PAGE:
Although it would be exciting and rewarding to have an audience to write to, what I value most right now is having a space on the Web where I can write about my own passions while continuing to learn and grow as a writer and publisher. Google Analytics has shown that since September 21st, I have had 70 users visit my site for a total of 118 sessions. Consequently, my greatest concern has been playing around with and developing a website that will be suitable to a larger audience in the future, should it get to that point. In that sense, I have treated my website as a ‘digital garden,’ inspired by Tanya Basu’s article on the subject. As Basu explains, “digital gardens … are frequently adjusted and changed to show growth and learning” (2020, para. 4). What makes a digital garden different from a typical blog is that it is not necessarily addressing a large audience (Basu, 2020). Instead, the focus is on cultivating your own content of interest over time, with the ability to add to it later on as you learn more (Basu, 2020). Although I might write with an imagined audience in mind, I frequently return to my website or specific articles to make changes based on what I have learned and what I believe will yield a better product, as inconsequential as that might seem.
This is probably where I have experienced the most growth as a publisher this semester. In September and the first part of October, I was sometimes spending hours on individual blog posts because I wanted them to be perfect. I treated them as if once I hit that ‘publish’ button, they were set in stone. According to HubSpot author Lindsay Kolowich Cox (2020), that is exactly the kind of mistake bloggers should avoid. She asserts that one of the biggest mistakes bloggers make is that they try to make every post perfect when the truth is it never will be (Cox, 2020). I have come to accept this while writing my more recent posts and it has been incredibly liberating. God forbid I make a glaring mistake that needs fixing, I know that I can come back to the article later on and make the necessary changes. Truthfully, this is a lesson I should apply to my life in general, but that’s a discussion for another time.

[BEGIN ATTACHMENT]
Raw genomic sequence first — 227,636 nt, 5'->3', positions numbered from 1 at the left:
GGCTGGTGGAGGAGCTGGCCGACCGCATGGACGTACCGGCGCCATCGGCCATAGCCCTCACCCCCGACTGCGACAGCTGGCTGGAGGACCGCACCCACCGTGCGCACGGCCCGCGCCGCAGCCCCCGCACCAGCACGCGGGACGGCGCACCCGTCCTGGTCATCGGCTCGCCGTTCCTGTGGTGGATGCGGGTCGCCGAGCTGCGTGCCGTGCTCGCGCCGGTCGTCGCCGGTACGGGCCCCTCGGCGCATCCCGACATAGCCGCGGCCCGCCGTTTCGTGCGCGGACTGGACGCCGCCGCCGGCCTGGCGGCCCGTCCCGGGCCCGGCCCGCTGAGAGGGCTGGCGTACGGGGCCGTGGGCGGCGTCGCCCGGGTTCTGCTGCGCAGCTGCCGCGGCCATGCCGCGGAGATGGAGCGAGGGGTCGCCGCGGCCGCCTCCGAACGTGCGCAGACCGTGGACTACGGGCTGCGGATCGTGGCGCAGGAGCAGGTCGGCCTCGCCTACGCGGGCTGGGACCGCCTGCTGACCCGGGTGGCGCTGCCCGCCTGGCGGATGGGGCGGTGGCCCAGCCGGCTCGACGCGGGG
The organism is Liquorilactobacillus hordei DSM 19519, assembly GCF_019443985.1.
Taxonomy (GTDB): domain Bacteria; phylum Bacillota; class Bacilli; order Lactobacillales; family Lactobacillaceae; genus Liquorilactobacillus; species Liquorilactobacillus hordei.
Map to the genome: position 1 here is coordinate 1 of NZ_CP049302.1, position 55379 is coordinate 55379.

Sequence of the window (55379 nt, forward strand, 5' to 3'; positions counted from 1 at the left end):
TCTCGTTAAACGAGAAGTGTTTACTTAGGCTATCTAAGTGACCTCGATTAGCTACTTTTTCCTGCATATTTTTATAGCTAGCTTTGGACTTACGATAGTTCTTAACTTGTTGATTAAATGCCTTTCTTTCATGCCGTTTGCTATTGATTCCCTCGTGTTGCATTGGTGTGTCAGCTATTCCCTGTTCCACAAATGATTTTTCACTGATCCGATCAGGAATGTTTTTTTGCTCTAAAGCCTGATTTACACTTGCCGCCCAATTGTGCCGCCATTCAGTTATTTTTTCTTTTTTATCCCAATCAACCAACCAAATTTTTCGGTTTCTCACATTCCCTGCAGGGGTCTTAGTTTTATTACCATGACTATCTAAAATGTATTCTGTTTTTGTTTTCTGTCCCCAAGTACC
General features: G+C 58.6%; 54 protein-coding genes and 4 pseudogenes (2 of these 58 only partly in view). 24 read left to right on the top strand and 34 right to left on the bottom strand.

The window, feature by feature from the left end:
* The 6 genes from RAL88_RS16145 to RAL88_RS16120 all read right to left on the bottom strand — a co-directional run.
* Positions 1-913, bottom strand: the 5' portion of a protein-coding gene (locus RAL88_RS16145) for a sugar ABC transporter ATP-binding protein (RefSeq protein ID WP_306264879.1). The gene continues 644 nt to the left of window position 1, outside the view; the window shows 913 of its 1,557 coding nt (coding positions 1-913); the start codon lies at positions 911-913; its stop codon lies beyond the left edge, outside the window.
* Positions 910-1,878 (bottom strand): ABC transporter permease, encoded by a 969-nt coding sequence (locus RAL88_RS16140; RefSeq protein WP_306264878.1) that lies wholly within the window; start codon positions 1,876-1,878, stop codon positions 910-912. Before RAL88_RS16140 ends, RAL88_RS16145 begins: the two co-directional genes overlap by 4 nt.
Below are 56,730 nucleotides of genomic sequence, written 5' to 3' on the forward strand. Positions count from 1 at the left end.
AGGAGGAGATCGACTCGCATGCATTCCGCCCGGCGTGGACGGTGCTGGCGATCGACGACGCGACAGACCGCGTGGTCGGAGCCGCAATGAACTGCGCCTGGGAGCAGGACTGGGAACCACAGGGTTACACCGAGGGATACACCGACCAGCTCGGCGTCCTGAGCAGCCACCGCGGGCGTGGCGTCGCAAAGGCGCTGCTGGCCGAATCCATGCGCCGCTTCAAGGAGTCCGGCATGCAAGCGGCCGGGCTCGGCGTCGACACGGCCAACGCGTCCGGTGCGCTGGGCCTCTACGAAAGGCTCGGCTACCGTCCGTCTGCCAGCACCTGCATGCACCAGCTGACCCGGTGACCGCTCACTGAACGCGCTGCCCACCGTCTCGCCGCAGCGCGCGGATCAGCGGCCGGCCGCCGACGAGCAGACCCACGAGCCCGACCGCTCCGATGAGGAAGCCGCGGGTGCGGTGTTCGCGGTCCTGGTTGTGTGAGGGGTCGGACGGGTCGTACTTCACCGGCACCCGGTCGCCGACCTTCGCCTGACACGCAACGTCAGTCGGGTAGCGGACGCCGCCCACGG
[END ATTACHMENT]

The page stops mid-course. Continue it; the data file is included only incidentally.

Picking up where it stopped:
Looking beyond this semester, I’m unsure of the extent to which I will continue to blog and develop my online presence in the form of Great White Sport. I can say with certainty that this experience has helped me rediscover my passion for sports writing, and for that reason, continuing the blog is something I will consider. If I do keep it going, however, I think I will try to market it through social media in an effort to establish a real-life audience. Writing for myself has been a great way to get started these past two months, but as I mentioned earlier, my initial career goal was to be a sports journalist writing for other people. It seems a little daunting to put my work out there and open it up to all types of reception and criticism, but similar to Cox’s (2020) argument that good writers know when to stop obsessing and hit ‘publish,’ there comes a time when you have to take the leap and open yourself up to the greater public.
I’ve never been the kind of person who welcomes criticism with open arms. Not to paint myself as an egomaniac, but I have always wanted to get things right the first time and be recognized accordingly. As I prepare to wrap up my university degree and (hopefully) enter the workforce in a pandemic-stricken world, this class helped me realize just in time that there might be a better way to go about things. I have learned that perfect is not the only option. Sure, this was just a website I made for a class. But like everything else in life, there’s always room for learning and improvement.
Basu, T. (2020, September 3). Digital gardens let you cultivate your own little bit of the internet. MIT Technology Review. Retrieved from https://www.technologyreview.com/2020/09/03/1007716/digital-gardens-let-you-cultivate-your-own-little-bit-of-the-internet/
Campbell, G. (2009). A personal cyberinfrastructure. Educause Review, 44(5), 58-59. Retrieved from https://er.educause.edu/-/media/files/article-downloads/erm0957.pdf
Cox, L.K. (2020). 17 blogging mistakes to avoid in 2020, according to HubSpot bloggers. HubSpot. Retrieved from https://blog.hubspot.com/marketing/beginner-blogger-mistakes